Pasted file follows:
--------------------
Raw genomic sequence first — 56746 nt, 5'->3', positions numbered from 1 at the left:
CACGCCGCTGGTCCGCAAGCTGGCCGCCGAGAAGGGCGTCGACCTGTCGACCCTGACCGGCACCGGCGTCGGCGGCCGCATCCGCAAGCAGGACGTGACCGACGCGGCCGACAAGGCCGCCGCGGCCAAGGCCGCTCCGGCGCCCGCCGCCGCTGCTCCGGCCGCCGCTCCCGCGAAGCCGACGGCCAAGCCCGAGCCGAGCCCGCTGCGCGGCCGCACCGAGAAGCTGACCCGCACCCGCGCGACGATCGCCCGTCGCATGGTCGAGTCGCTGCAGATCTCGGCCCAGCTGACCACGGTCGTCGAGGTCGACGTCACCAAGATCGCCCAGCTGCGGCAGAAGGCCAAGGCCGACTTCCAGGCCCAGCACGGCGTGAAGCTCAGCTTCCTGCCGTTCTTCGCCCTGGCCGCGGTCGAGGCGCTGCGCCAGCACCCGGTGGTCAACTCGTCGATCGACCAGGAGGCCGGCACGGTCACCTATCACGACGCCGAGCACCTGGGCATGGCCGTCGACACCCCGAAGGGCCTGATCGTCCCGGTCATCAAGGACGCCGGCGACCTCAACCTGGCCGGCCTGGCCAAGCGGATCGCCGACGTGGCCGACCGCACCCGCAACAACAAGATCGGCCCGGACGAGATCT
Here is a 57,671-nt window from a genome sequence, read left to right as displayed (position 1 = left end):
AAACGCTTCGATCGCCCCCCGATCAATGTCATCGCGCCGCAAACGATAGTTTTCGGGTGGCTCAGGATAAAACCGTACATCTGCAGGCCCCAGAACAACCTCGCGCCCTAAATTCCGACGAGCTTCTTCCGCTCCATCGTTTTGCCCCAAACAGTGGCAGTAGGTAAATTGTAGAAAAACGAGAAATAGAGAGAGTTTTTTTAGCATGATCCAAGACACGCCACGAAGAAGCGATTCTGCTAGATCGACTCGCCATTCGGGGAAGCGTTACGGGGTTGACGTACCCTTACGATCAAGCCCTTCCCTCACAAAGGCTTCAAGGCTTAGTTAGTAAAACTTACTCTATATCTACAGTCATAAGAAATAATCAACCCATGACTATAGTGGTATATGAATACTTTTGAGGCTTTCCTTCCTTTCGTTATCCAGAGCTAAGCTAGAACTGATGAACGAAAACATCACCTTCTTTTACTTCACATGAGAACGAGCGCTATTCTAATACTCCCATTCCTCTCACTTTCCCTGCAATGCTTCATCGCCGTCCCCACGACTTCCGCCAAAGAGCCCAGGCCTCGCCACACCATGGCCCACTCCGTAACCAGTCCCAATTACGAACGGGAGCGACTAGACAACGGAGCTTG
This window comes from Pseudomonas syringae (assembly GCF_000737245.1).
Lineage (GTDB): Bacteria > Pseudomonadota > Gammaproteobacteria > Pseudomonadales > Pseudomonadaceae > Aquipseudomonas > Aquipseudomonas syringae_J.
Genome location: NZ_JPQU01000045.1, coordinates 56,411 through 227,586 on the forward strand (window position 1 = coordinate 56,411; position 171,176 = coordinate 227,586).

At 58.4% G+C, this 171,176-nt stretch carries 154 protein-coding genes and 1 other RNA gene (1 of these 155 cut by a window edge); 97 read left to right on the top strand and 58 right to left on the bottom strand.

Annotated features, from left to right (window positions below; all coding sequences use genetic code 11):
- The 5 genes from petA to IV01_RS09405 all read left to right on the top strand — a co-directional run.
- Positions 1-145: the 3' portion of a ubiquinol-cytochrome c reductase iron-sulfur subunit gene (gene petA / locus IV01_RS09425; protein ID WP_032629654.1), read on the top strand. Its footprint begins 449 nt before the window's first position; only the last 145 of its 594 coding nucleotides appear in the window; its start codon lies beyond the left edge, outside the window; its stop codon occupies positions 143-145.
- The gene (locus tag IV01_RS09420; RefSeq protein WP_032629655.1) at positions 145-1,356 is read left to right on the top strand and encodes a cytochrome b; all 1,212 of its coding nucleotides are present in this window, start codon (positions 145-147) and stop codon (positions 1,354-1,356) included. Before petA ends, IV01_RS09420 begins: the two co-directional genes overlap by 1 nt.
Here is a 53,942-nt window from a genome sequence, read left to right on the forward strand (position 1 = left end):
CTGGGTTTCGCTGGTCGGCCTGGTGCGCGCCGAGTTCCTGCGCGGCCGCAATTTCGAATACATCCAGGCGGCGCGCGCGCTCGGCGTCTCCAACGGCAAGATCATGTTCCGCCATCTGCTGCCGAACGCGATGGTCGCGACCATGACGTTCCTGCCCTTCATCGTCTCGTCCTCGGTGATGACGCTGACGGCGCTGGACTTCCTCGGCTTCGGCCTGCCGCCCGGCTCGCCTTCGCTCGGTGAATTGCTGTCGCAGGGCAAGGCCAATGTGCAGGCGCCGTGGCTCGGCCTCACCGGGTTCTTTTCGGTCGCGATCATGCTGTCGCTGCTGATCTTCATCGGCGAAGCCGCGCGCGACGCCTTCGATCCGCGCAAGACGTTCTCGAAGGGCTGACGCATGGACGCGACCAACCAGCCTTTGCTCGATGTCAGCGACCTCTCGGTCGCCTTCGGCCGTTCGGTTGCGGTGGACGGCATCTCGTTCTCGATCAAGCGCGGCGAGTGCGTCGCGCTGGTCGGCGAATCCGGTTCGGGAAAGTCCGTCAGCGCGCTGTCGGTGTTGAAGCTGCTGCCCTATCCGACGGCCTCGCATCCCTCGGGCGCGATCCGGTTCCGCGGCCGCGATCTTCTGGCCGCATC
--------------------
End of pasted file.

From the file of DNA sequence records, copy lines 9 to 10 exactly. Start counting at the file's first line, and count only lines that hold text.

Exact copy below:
Annotated features, from left to right (window positions below; all coding sequences use genetic code 11):
- The 5 genes from petA to IV01_RS09405 all read left to right on the top strand — a co-directional run.